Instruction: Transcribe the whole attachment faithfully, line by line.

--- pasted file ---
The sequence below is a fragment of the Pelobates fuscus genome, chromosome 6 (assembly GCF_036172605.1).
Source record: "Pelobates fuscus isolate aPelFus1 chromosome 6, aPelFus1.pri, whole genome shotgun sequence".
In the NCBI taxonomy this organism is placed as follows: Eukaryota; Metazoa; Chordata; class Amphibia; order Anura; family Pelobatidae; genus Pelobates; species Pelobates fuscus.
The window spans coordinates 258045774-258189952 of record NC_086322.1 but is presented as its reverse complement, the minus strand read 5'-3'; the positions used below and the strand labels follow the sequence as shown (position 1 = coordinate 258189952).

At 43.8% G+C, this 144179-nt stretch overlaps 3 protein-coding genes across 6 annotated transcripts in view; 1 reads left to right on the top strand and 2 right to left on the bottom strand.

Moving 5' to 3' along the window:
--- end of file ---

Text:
The sequence below is a fragment of the Pelobates fuscus genome, chromosome 6 (assembly GCF_036172605.1).
Source record: "Pelobates fuscus isolate aPelFus1 chromosome 6, aPelFus1.pri, whole genome shotgun sequence".
In the NCBI taxonomy this organism is placed as follows: Eukaryota; Metazoa; Chordata; class Amphibia; order Anura; family Pelobatidae; genus Pelobates; species Pelobates fuscus.
The window spans coordinates 258045774-258189952 of record NC_086322.1 but is presented as its reverse complement, the minus strand read 5'-3'; the positions used below and the strand labels follow the sequence as shown (position 1 = coordinate 258189952).

At 43.8% G+C, this 144179-nt stretch overlaps 3 protein-coding genes across 6 annotated transcripts in view; 1 reads left to right on the top strand and 2 right to left on the bottom strand.

Moving 5' to 3' along the window: